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Western Babies Got Rhythm, but They Unlearn It, Study Says

Brian Handwerk
for National Geographic News
March 8, 2005
 
North American infants are more adept than adults at recognizing complex
musical rhythms, according to a recent study. The findings suggest that
the ability to discern irregular rhythms could be "unlearned" in
cultures that emphasize more simple musical structures.

"Our findings suggest that throughout our lives, as we passively experience ambient music and as we actively listen to it, we actually shape and tune our perceptual processes in a manner that is specific to the music of our culture," said Erin E. Hannon, the study's co-author. Hannon is a psychology doctoral candidate at Cornell University in Ithaca, New York.

North American adults are not "rhythm challenged," the study says. They have plenty of rhythm, but they are accustomed to more regular meter, the music's underlying beat.

In Hannon's test, 50 North American college students and 17 first- or second-generation Bulgarian and Macedonian immigrants listened to Serbian and Bulgarian folk-dance songs. Two tunes had a simple, Western-style meter. Two other songs had a more complex meter that is uncommon in Western music.

The eastern Europeans were able to comprehend the more complex rhythms, though North Americans struggled to do so. Both groups were able to perceive simple beat structures.

"What you find in almost all the world's music is that at some level, there is a regular beat," said Edward Large, who studies the neuroscience and psychology of rhythm at Florida Atlantic University's Center for Complex Systems and Brain Sciences in Boca Raton.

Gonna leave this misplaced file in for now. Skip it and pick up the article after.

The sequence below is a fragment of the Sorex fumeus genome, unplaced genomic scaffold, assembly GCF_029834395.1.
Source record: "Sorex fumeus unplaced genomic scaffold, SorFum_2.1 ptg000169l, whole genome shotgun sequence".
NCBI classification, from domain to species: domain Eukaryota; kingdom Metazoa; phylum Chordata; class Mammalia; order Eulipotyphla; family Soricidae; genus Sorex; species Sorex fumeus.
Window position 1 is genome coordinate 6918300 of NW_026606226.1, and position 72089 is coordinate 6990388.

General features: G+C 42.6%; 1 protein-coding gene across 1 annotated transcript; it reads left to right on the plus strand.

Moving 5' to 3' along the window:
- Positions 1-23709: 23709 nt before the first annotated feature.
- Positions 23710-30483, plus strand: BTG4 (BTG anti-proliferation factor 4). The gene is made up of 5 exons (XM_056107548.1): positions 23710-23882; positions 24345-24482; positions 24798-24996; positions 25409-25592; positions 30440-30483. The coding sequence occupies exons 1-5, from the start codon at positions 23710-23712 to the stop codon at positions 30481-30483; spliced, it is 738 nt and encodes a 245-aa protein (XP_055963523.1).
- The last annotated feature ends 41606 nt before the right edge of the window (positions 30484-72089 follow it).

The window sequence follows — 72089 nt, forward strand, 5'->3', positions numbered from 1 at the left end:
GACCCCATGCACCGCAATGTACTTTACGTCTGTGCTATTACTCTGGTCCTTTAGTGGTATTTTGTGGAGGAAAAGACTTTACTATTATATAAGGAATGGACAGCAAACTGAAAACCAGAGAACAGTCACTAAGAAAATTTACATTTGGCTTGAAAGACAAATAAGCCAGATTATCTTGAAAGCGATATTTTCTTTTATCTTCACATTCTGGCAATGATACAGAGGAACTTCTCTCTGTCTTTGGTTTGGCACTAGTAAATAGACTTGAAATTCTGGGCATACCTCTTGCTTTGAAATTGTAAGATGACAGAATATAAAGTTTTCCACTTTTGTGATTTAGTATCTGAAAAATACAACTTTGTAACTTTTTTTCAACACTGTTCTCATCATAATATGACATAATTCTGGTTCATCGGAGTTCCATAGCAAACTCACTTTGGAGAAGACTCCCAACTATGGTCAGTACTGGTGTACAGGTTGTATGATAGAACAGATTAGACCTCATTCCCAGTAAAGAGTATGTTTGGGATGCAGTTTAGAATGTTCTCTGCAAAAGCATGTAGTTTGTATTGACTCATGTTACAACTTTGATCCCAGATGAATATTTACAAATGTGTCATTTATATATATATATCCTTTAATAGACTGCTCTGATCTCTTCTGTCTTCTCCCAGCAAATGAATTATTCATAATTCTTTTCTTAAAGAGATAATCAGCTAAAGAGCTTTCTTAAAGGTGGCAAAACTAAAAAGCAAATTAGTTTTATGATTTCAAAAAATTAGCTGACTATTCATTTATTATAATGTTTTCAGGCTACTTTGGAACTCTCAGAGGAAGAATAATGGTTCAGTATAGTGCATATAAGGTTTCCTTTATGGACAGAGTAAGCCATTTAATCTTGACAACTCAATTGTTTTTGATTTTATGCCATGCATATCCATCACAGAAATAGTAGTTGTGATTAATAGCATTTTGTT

"Music might have a relatively complicated pattern of timing. But you still hear a basic, underlying beat—that framework that formulates the rhythm," Large said. "We [Westerners] have a very strong bias toward hearing periodic regularity. Some say we actively try to impose [that regularity] on an incoming rhythm."

Music with irregular rhythms often includes another more regular beat. Such complex tunes are found in India and Africa as well as in Bulgaria and other European countries.

Innate Ability

In the study, researchers also tested 64 infants aged six to seven months. Much like the adult group of first- and second-generation Bulgarians and Macedonian immigrants, the infants could distinguish between changes in both simple and complex meters.

Infants, with their limited musical exposure, may lack the cultural biases that adults have learned and thus respond to both familiar and foreign musical rhythms.

"This has also been observed in speech perception, and it suggests that infants start out with general abilities that are modified with exposure to language and music," Hannon, the study co-author, said.

"Infants are good at distinguishing speech sounds, even in languages that they've never heard. When they get older, they lose that ability in languages other than the one that they learn."

Theory Challenged

Large, the Florida Atlantic University researcher, noted that the study's findings may challenge some previous theories about the innate way in which humans perceive rhythm.

"A number of us, including me, have proposed that the way we perceive these basic beats is that the brain generates oscillations that are excited by periodicity [recurrent intervals] at these different timescales," Large said.

He added, however, that the theory "doesn't explain these [irregular] rhythms from the Balkans … at least not in a way we've conceived so far."

The researcher notes that numerous studies strongly suggest that humans are biased toward perceiving beats that occur twice a second.

"If you ask people to tap to a piece of music, 90 percent will tap at the beat that's closes to that pace," he said. "The thing that makes [the study's Balkan rhythms] interesting is that at that approximately [half-second] level, they are not regular. At that sweet spot [the rhythm] is not periodic."

"Theorists like myself are going to have to spend some time thinking about this, working out whether these models can explain this or not," he continued. "This study shows an example that's explicitly not like [the theory]. It showed that this may be cultural. That's a challenge."

Hannon and Sandra Trehub of the University of Toronto reported their findings in the January 2005 issue of Psychological Science, a journal of the American Psychological Society.

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